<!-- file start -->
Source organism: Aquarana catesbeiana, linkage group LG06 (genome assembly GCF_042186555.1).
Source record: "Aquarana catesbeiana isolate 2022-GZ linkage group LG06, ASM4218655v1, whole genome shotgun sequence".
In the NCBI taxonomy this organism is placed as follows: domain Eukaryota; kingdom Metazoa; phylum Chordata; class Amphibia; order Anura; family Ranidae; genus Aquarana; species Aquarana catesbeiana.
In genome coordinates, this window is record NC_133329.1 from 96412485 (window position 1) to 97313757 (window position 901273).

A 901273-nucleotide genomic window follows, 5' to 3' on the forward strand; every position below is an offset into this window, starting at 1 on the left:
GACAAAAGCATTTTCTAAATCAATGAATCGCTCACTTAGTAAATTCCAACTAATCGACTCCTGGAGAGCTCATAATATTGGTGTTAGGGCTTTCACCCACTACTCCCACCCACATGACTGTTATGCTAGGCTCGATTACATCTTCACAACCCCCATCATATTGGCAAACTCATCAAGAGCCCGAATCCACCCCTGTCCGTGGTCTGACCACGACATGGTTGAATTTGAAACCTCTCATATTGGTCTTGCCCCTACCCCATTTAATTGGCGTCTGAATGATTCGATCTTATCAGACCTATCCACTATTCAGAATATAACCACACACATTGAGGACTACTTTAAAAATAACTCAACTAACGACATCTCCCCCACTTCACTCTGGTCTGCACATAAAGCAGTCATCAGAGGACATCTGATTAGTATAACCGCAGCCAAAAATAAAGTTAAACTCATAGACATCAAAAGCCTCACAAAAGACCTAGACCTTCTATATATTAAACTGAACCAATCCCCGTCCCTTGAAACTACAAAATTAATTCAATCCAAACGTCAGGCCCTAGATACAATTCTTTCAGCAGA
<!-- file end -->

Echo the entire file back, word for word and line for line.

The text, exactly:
Source organism: Aquarana catesbeiana, linkage group LG06 (genome assembly GCF_042186555.1).
Source record: "Aquarana catesbeiana isolate 2022-GZ linkage group LG06, ASM4218655v1, whole genome shotgun sequence".
In the NCBI taxonomy this organism is placed as follows: domain Eukaryota; kingdom Metazoa; phylum Chordata; class Amphibia; order Anura; family Ranidae; genus Aquarana; species Aquarana catesbeiana.
In genome coordinates, this window is record NC_133329.1 from 96412485 (window position 1) to 97313757 (window position 901273).

A 901273-nucleotide genomic window follows, 5' to 3' on the forward strand; every position below is an offset into this window, starting at 1 on the left:
GACAAAAGCATTTTCTAAATCAATGAATCGCTCACTTAGTAAATTCCAACTAATCGACTCCTGGAGAGCTCATAATATTGGTGTTAGGGCTTTCACCCACTACTCCCACCCACATGACTGTTATGCTAGGCTCGATTACATCTTCACAACCCCCATCATATTGGCAAACTCATCAAGAGCCCGAATCCACCCCTGTCCGTGGTCTGACCACGACATGGTTGAATTTGAAACCTCTCATATTGGTCTTGCCCCTACCCCATTTAATTGGCGTCTGAATGATTCGATCTTATCAGACCTATCCACTATTCAGAATATAACCACACACATTGAGGACTACTTTAAAAATAACTCAACTAACGACATCTCCCCCACTTCACTCTGGTCTGCACATAAAGCAGTCATCAGAGGACATCTGATTAGTATAACCGCAGCCAAAAATAAAGTTAAACTCATAGACATCAAAAGCCTCACAAAAGACCTAGACCTTCTATATATTAAACTGAACCAATCCCCGTCCCTTGAAACTACAAAATTAATTCAATCCAAACGTCAGGCCCTAGATACAATTCTTTCAGCAGA